I came back so many times the founder Kathleen Hackett, couldn’t help but laugh as I stuffed yet another sample of the kettle corn in my mouth (nearly choking on it in the process.. thanks to the random bystander for the quick smack on the back) Kathleen, who not only makes a good product and was generous enough to indulge my numerous samples, but was also generous enough to have all of the festivals tips go towards the victims of the valley fire. But in the end it was the popcorn that kept me coming back for more, especially the Snickerdoodle flavor. What was once a childhood cookie memory, had been transformed into the ultimate sweet and salty snack. A snack so good I have no shame in admitting that I ate the entire bag I purchased from the festival for breakfast this morning.
To say the Eat Real Festival treated me well is an understatement. If life was being played out in the novel pages of Charlotte’s Web, I was for the briefest of moments Templeton the rat, the errand boy (or girl) set out to bring back to you messages of up and coming, new and thriving food favorites in the area. I and my stomach are more than happy I followed my compass east this weekend. If I had not done so I would have surely missed out on the veritable smorgasbord-orgasbord of deliciousness.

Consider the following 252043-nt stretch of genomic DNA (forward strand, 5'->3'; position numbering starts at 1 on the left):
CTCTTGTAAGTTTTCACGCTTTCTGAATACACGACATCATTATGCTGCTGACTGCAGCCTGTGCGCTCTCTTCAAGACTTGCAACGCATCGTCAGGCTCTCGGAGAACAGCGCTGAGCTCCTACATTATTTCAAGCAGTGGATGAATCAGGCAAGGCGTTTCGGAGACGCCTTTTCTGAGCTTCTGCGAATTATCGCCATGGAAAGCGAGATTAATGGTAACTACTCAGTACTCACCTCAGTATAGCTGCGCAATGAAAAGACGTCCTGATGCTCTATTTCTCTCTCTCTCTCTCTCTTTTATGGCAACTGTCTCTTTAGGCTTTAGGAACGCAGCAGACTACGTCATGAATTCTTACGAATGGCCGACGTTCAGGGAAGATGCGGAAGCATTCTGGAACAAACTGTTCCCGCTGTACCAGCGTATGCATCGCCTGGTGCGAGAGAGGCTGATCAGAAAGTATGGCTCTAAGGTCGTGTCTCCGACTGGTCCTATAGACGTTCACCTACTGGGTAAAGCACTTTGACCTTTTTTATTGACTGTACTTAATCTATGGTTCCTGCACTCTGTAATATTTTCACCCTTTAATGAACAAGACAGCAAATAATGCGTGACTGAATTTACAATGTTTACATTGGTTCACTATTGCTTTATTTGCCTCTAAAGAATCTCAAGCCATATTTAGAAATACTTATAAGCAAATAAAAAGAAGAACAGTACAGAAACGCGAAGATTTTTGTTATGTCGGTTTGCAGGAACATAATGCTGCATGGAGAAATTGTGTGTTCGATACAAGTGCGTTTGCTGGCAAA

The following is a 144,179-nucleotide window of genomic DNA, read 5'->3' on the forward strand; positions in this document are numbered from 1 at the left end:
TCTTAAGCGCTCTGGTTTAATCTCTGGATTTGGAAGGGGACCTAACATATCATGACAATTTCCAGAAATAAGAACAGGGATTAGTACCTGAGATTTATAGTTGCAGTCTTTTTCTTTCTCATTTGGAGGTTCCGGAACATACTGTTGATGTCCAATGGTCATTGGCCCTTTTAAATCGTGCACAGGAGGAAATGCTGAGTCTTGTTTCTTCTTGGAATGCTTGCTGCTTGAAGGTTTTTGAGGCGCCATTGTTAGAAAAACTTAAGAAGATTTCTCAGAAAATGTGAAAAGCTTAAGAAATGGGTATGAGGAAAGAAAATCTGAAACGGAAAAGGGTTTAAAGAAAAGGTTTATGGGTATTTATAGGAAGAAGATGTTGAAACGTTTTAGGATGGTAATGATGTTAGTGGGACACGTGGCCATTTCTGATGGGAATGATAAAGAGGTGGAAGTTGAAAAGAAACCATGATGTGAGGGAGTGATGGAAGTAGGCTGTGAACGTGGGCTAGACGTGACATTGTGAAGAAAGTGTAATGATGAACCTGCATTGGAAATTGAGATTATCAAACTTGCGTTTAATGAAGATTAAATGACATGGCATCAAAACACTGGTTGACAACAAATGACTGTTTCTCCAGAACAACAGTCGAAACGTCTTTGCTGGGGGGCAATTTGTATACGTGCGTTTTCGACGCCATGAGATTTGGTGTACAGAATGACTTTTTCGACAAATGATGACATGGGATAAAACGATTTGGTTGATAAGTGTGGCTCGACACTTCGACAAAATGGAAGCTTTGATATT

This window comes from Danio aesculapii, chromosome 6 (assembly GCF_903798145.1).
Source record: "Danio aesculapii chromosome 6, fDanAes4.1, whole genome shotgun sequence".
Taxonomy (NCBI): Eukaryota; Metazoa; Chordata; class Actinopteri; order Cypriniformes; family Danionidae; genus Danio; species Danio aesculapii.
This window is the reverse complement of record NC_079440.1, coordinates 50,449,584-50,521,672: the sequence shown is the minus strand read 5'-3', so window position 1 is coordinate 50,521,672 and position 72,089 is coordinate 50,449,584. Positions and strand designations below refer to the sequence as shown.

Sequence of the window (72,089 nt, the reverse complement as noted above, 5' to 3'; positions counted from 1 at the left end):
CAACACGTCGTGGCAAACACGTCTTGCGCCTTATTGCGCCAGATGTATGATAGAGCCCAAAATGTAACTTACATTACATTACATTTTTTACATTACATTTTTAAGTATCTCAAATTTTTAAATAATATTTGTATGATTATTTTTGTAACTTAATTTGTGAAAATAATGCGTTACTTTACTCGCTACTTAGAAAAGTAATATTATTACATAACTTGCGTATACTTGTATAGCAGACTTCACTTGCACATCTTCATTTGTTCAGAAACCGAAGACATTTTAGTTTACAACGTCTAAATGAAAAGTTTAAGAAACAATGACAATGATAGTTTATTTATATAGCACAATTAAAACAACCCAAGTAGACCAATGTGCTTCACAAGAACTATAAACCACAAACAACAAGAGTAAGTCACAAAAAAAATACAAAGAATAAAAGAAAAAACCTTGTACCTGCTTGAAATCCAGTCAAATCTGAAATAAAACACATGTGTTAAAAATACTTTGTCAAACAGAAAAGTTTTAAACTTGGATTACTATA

Tucked away in North Oakland is the Rockridge neighborhood. While most people simply stop at the beginning of College Avenue for ice cream, I prefer to trek further down to Smitten Ice Cream, well-known in the Bay Area (at several locations) for making delicious ice cream using liquid nitrogen, see a fun video here.